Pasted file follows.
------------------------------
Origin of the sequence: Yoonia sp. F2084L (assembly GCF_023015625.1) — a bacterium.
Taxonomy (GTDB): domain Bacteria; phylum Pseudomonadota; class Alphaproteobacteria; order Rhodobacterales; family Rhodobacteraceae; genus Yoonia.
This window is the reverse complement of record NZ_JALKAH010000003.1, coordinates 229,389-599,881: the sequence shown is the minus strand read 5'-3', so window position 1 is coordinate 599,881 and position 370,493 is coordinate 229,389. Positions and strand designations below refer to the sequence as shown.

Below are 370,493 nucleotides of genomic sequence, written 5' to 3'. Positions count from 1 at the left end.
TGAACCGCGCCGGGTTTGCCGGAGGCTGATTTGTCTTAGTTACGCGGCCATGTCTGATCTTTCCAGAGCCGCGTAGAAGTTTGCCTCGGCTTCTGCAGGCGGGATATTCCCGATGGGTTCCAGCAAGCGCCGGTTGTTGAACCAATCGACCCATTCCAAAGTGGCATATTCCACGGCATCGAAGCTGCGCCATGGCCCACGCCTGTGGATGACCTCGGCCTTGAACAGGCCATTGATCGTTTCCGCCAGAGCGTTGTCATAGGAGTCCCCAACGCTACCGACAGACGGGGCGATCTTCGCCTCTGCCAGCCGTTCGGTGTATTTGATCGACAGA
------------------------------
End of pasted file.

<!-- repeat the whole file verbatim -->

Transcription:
Origin of the sequence: Yoonia sp. F2084L (assembly GCF_023015625.1) — a bacterium.
Taxonomy (GTDB): domain Bacteria; phylum Pseudomonadota; class Alphaproteobacteria; order Rhodobacterales; family Rhodobacteraceae; genus Yoonia.
This window is the reverse complement of record NZ_JALKAH010000003.1, coordinates 229,389-599,881: the sequence shown is the minus strand read 5'-3', so window position 1 is coordinate 599,881 and position 370,493 is coordinate 229,389. Positions and strand designations below refer to the sequence as shown.

Below are 370,493 nucleotides of genomic sequence, written 5' to 3'. Positions count from 1 at the left end.
TGAACCGCGCCGGGTTTGCCGGAGGCTGATTTGTCTTAGTTACGCGGCCATGTCTGATCTTTCCAGAGCCGCGTAGAAGTTTGCCTCGGCTTCTGCAGGCGGGATATTCCCGATGGGTTCCAGCAAGCGCCGGTTGTTGAACCAATCGACCCATTCCAAAGTGGCATATTCCACGGCATCGAAGCTGCGCCATGGCCCACGCCTGTGGATGACCTCGGCCTTGAACAGGCCATTGATCGTTTCCGCCAGAGCGTTGTCATAGGAGTCCCCAACGCTACCGACAGACGGGGCGATCTTCGCCTCTGCCAGCCGTTCGGTGTATTTGATCGACAGA